Activist investor Ed Bramson has suffered a heavy defeat in his battle to win a seat on the Barclays board.
Shareholders votes came in at 87.2 per cent against his election, as the US-based investor was only able to amass 12.8 per cent of the vote.
Aside from his own 5.5 per cent stake, and factoring in turnout Bramson could only persuade less than four per cent of the bank’s other shareholders to support his case.
The elusive Bramson, who predicted a heavy defeat, did attend the AGM this morning but left within minutes of the meeting starting.
Bramson, whose investment vehicle Sherborne Investors holds a 5.5 per cent stake, has repeatedly called for Barclays’ investment banking division to be scaled back.
Frustrated that his concerns were being ignored, the US-based investor called a vote to elect him to the board.
Barclays has accepted its investment bank is not performing “at the level which it should” but has robustly attempted to fend off Bramson’s efforts to muscle his way onto the board.
Despite Bramson’s loss disgruntled shareholders vented their frustration at the board over the bank’s share price, which has fallen 20 per cent in the past year.
Regular attendee and Barclays critic Michael Mason-Mahon said: “I have to say it, and I don’t want to – but I support Mr Bramson coming onto this board, it might wake this board of directors up.”
Another shareholder urged investors to vote against Branson’s election but give the board a “kick up the backside.”
Another said that despite the underperformance of the bank, Bramson was “not the answer.”
The bank’s first quarter results failed to give either side the edge last week ahead of today’s meeting.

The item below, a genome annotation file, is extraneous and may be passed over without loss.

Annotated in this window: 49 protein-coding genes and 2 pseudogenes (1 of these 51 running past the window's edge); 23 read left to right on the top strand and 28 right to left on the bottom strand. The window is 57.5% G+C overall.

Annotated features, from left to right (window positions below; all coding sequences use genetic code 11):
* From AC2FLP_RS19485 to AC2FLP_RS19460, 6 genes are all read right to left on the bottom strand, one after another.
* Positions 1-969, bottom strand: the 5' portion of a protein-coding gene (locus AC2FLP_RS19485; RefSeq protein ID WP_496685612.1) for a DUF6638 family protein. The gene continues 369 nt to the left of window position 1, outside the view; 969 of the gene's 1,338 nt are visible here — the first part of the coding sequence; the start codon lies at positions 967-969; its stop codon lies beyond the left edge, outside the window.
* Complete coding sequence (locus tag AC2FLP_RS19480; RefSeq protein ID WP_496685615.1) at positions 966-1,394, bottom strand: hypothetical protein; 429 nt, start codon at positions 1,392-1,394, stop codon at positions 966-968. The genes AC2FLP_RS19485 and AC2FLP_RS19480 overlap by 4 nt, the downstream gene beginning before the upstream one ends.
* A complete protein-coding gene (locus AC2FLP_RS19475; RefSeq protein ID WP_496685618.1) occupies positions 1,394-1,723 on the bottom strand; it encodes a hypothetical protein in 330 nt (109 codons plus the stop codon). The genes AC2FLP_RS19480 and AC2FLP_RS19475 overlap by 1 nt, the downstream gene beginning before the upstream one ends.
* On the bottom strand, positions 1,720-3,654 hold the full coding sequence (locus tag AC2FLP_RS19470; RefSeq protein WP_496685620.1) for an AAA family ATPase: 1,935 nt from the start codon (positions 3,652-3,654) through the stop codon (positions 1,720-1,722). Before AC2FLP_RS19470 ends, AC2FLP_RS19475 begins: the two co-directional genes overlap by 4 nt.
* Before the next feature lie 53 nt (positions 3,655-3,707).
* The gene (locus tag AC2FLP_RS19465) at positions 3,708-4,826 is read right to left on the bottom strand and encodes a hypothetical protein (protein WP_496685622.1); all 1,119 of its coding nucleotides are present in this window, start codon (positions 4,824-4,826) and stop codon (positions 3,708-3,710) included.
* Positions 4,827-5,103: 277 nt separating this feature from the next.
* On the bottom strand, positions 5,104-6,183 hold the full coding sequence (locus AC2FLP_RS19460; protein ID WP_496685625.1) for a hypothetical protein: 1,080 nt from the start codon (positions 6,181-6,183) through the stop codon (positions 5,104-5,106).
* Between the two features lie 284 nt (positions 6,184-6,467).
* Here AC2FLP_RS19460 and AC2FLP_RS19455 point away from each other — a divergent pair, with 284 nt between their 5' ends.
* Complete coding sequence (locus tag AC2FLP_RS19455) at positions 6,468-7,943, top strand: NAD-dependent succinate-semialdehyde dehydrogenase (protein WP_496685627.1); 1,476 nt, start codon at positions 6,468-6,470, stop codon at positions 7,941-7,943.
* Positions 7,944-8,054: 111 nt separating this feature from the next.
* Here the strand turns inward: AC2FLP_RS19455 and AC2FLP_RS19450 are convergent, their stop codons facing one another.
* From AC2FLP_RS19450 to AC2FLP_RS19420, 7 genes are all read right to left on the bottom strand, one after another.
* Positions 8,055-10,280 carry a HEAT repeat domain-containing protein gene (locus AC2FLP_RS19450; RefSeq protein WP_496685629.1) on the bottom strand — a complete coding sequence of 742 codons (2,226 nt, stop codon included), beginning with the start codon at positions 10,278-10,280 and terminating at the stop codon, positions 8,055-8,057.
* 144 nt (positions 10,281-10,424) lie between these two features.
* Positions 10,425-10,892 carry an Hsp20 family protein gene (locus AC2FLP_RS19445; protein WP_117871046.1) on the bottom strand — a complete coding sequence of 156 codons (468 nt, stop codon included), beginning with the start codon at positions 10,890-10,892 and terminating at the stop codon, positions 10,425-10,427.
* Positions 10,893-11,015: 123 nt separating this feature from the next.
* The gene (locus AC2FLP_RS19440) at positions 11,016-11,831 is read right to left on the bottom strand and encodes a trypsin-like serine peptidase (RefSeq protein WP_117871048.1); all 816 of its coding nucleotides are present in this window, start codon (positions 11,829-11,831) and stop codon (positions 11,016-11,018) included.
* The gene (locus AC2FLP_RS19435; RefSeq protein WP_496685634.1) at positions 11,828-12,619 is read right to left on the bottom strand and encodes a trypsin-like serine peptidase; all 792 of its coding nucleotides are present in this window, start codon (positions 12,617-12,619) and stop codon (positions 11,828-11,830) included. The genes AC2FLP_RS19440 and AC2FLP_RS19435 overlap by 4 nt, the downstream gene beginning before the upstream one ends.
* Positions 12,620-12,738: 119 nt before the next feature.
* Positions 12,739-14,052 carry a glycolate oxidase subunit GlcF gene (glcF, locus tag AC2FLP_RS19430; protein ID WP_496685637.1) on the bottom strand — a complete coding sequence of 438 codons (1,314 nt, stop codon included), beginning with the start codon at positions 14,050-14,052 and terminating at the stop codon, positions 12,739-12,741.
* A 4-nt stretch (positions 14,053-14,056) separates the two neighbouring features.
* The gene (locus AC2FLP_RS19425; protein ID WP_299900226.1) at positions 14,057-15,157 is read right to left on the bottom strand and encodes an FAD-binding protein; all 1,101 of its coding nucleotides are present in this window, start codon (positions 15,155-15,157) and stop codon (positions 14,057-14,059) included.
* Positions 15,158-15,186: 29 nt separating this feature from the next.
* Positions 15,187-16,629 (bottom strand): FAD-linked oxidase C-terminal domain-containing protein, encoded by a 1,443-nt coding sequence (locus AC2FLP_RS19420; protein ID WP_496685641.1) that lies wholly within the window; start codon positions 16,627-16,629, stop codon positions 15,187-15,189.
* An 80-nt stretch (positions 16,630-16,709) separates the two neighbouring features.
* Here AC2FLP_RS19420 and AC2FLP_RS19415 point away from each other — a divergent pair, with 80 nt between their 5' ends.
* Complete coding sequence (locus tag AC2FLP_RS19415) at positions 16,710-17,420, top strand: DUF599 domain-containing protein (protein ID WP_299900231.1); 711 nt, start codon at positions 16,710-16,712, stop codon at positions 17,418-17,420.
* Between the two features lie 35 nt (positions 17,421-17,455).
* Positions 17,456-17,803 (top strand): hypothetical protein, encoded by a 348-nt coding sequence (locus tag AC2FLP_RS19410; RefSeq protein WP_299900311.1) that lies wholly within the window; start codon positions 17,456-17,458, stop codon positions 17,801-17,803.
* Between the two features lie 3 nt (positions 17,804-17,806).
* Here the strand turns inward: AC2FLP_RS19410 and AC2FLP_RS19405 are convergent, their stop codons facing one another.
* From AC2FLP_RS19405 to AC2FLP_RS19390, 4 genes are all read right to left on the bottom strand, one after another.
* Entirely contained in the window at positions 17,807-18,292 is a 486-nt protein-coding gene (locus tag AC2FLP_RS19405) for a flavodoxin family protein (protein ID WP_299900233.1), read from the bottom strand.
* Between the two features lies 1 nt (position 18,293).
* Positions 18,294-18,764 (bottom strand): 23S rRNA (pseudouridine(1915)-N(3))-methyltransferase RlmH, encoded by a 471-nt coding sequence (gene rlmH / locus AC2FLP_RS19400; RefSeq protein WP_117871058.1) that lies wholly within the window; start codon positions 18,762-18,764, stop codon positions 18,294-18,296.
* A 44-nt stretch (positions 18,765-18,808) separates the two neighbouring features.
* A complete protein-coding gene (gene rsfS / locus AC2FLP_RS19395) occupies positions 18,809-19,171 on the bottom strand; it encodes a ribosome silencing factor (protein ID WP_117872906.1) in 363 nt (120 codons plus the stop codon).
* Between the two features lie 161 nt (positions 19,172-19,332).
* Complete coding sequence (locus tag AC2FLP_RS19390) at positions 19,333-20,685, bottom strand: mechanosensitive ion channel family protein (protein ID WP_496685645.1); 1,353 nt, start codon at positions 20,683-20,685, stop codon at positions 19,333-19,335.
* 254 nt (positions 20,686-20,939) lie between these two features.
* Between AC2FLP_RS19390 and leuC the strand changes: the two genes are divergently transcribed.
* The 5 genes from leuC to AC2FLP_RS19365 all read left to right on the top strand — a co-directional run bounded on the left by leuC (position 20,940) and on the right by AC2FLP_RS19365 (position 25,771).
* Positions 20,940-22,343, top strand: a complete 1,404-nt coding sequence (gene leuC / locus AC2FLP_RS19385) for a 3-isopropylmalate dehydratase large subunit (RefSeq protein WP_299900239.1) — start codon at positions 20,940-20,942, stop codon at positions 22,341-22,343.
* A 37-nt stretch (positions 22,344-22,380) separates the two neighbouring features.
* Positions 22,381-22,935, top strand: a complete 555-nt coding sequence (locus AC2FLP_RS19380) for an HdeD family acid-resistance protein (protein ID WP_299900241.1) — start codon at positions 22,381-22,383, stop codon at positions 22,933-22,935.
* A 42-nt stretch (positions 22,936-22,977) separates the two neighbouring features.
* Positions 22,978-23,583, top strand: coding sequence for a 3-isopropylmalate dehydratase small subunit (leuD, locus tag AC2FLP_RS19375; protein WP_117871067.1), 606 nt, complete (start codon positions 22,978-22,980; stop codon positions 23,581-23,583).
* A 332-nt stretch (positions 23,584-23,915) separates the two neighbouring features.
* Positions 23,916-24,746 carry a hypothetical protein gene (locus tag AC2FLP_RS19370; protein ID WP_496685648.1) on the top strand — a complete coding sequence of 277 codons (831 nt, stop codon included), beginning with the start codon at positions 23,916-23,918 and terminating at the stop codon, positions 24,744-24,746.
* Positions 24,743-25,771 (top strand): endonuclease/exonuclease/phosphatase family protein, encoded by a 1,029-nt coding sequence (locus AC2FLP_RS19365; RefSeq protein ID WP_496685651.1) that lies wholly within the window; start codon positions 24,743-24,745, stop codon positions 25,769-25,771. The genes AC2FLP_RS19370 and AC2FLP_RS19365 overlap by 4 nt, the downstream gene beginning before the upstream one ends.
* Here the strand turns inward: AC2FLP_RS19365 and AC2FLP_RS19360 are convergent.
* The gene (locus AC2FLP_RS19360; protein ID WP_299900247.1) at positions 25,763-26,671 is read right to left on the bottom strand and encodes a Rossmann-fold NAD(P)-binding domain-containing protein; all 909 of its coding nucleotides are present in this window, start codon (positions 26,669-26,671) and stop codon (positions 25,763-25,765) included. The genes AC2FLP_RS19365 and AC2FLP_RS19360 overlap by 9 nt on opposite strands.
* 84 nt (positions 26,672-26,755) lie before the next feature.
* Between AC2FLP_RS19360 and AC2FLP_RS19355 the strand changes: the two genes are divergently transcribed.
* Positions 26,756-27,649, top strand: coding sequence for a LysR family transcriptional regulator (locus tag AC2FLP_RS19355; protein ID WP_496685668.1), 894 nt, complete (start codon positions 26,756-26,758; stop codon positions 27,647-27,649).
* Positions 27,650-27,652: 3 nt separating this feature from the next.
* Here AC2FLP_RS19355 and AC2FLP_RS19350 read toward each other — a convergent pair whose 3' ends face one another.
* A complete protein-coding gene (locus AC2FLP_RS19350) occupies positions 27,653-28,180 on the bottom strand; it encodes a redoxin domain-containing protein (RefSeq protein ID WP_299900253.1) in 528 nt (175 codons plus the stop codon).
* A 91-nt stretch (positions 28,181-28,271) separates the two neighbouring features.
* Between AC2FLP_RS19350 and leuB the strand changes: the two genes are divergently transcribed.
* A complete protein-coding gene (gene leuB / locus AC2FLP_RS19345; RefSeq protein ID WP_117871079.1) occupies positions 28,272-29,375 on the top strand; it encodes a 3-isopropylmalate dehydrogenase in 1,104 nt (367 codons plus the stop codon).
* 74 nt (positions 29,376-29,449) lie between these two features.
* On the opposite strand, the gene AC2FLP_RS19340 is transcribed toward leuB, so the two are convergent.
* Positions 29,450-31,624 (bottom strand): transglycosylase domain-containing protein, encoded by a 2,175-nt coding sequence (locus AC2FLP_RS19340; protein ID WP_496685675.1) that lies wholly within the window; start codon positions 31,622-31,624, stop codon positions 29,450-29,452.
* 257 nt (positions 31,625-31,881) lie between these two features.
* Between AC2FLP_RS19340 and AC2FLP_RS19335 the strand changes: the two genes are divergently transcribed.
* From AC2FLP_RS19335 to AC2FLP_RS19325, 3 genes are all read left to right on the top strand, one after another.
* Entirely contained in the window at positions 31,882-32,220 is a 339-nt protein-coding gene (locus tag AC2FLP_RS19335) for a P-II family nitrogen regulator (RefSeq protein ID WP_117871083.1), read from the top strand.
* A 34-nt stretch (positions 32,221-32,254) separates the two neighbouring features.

Barclays’ investment bank saw pre-tax profits fall 29 per cent and returns, which Bramson has taken particular issue with, drop to 9.5 per cent from 13.2 per cent the previous year.
But the division outperformed all but one of its US rivals and gained market share for the sixth consecutive quarter.
A war of words has erupted between the two in the run up to today’s showdown as both sides battled for shareholder votes.
Barclays warned Bramson’s presence on the board would be “destabilising” and “destructive.”
Outgoing chairman John McFarlane also said Bramson’s interests were “misaligned” with other shareholders as his holding was hedged by time-limited derivatives limiting its exposure to a share price drop.
The bank’s comprehensive 1,500-word takedown prompting Bramson to break his months-long silence in an attempt to woo shareholders.
Hitting back after the bank announced a raft of leadership changes at its investment bank, Bramson said his “experience and temperament” would be a “strongly stabilising” influence on the board.
He attacked chief executive Jes Staley’s current strategy to commit more resources to the division, which he branded “untenable in the long run.”
He said the board’s strategy was yet to produce any positive shareholder returns and that sticking to it would lead to a “real threat” that fresh capital would be needed.